I watched the Super Bowl alongside two Denver Broncos fans. One turned to the other after that snap and quietly whispered, “I’m going out for a smoke. This is not going to go well.” He knew. We all knew.


…every NFL Sunday is a perfect three act play.

Structure snobs believe strongly in a three-act structure when it comes to dramatic writing. The best description may very well be this:

ACT ONE. Get the guy up a tree.

ACT TWO. Throw rocks at him.

ACT THREE. Either he climbs down the tree safely (comedy) or falls to his death (tragedy).

Wednesday through Saturday we set up our characters. And not in a David Mamet way – minimal action, suggestive dialogue. We set up our characters like Eugene O’Neill – sprawling stage directions and long, detailed speeches about time at sea. This quarterback has a tendency to throw these routes late and this cornerback has a tendency to jump those routes and thus there’s A GOOD CHANCE THAT WILL BE THE KEY TO THE GAME. Writers who do this, myself included, are not just filling space. Pre-game analysis is an attempt to make the often irrational rational. Imagine being handed 200 puzzle pieces but no image to construct.

Then the game. Rocks. Drama. The tailback tears his ACL. The left tackle can’t handle the edge rush. The quarterback has a career game. The kicker makes the two longest field goals of his career but misses an extra point. Football overloads the viewer with information because unlike almost all other sports it is impossible to digest in a single viewing. Fans only see what television shows them and one’s eyes can only fix upon one action at a time.

When the whistle blows final, well, it all starts. The Parade of Reaction & Overreaction. The Twitter squabbles. The anger directed at the overly negative Tribune columnist and the hate email directed my way for NOT pushing the panic button in Week Three. (Of the 40 or so emails I’ll receive on a Sunday evening at least 3/4 of them are doused in the day’s alcohol.)

Bad performances are systematic of a larger problem. Buzz word: exposed. Good performances sell a few hundred jerseys that will more than likely end up at the bottom of the closet by Christmas. A win makes that Monday morning commute just a tad bit easier (I’ve heard) and a loss leaves one hitting the snooze two or three additional times because asleep there is still a chance to dream of victory.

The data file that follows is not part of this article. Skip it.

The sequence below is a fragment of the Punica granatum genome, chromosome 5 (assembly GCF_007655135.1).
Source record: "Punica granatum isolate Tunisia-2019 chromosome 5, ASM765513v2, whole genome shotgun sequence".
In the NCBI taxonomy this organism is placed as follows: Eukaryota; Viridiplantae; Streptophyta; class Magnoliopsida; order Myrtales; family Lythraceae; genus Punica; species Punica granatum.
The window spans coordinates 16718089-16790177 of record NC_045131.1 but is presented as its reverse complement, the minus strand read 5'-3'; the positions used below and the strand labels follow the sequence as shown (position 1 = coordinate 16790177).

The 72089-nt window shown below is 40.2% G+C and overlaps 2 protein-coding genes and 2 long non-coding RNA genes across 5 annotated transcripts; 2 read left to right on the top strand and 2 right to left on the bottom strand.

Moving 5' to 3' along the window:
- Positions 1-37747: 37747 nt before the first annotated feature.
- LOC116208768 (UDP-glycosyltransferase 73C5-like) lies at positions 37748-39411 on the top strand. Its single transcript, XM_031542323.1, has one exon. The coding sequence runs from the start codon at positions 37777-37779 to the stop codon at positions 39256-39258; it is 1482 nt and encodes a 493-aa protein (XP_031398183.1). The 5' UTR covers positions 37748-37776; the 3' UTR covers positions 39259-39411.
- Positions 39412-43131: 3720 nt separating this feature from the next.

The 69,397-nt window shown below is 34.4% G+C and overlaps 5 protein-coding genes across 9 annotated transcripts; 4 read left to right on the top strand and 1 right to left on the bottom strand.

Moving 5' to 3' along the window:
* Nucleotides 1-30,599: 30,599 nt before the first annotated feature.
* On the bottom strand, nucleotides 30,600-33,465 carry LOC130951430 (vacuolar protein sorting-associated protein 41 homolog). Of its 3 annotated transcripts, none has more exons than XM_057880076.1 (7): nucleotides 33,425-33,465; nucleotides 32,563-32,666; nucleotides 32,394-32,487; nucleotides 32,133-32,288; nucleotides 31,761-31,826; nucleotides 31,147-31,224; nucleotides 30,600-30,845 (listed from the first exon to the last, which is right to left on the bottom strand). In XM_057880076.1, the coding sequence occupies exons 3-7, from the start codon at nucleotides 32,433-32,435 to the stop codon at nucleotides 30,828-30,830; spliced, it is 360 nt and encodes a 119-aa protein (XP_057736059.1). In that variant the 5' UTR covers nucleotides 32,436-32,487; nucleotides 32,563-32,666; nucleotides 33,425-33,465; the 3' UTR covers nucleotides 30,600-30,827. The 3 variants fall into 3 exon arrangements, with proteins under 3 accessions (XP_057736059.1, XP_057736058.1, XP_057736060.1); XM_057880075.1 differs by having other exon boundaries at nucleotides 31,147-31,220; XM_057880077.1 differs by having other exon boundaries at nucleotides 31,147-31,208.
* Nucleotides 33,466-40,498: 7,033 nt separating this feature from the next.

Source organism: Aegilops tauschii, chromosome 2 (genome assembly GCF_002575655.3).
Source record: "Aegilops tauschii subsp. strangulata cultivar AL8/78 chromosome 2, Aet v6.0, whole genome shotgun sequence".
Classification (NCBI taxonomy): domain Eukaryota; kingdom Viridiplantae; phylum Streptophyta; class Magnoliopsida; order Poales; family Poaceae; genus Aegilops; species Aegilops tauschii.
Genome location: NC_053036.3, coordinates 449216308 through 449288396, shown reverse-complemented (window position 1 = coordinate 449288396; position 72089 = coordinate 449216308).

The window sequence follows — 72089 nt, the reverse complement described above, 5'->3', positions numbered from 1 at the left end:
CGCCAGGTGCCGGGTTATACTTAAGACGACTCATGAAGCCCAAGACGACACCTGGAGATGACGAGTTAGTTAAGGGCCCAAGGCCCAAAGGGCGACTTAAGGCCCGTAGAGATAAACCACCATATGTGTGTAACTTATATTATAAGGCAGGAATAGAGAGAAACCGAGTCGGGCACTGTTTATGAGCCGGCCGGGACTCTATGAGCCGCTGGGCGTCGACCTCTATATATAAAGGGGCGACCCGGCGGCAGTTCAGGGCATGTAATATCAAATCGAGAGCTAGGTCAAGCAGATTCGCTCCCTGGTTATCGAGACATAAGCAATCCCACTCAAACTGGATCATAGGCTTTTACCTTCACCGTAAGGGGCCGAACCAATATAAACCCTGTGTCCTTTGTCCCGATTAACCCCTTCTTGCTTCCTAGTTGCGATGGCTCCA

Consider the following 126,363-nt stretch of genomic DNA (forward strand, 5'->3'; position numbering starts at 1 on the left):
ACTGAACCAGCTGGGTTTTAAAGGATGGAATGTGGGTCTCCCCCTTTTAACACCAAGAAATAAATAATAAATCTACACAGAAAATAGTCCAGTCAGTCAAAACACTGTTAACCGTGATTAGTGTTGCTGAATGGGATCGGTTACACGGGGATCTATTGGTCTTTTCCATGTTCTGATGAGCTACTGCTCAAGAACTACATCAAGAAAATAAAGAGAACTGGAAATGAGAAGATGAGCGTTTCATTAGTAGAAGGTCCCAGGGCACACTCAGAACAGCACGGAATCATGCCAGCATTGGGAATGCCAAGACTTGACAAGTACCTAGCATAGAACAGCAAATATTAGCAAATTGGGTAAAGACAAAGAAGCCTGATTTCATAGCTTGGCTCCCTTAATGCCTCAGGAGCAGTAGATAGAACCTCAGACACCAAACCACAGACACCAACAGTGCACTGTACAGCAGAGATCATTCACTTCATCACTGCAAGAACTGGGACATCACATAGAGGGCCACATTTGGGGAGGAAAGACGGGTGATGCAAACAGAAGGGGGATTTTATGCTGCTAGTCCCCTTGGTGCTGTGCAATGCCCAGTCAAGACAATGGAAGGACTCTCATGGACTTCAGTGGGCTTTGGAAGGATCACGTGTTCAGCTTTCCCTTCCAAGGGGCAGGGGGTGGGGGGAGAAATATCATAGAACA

A bad team can get not so bad and that increase in quality can be viewed as success. A decent team can make the playoffs and that playoff run can be viewed as success. A good team can win a playoff game and that playoff victory can be viewed as success. This is what Pat Riley referred to as “the innocent climb”. Each of those fan bases burst into the offseason.

If we can just hire that coordinator, we’ll go from 6 wins to 8 wins.

If we can just convince that free agent to come, we’ll go from 8 to 10.

A home run draft and a few playoff wins are not out of the question!

No league in the history of man sells hope better than the NFL. They sell it those large tubs you can purchase cheese puffs in at Cosco.


And fans, all fans, buy it. Just ask yourself this question: is there a single team in the NFC that doesn’t believe they can make the postseason in 2014? The answer might, might, MIGHT be the Minnesota Vikings and they have a new head coach, a rookie quarterback and will be playing the upcoming season in a temporary, outdoor home.

One of the reasons there was a strange outrage around United States men’s national team manager Jurgen Klinsman saying our boys did not have a chance to win the World Cup is because an intrinsic quality of the American sports fan is the belief that this could be the year no matter how implausible the thought may be. (Or for Cubs fans, wait till NEXT year!) No American sport prospers from this ideology more than professional football.

Football season is the greatest sports thing on earth not only because everyone believes at the start of the campaign a championship is possible. It is greatest because each week is its own beautiful, three-act experience and a majority of that experience takes place off the field, in the hearts and minds of its fans. The optimism/nervous anticipation of Friday and happiness/sadness of Monday morning are as much part of the NFL experience as game days.

In that sense it is truly the fans’ game in ways no other sport in this country could hope to be.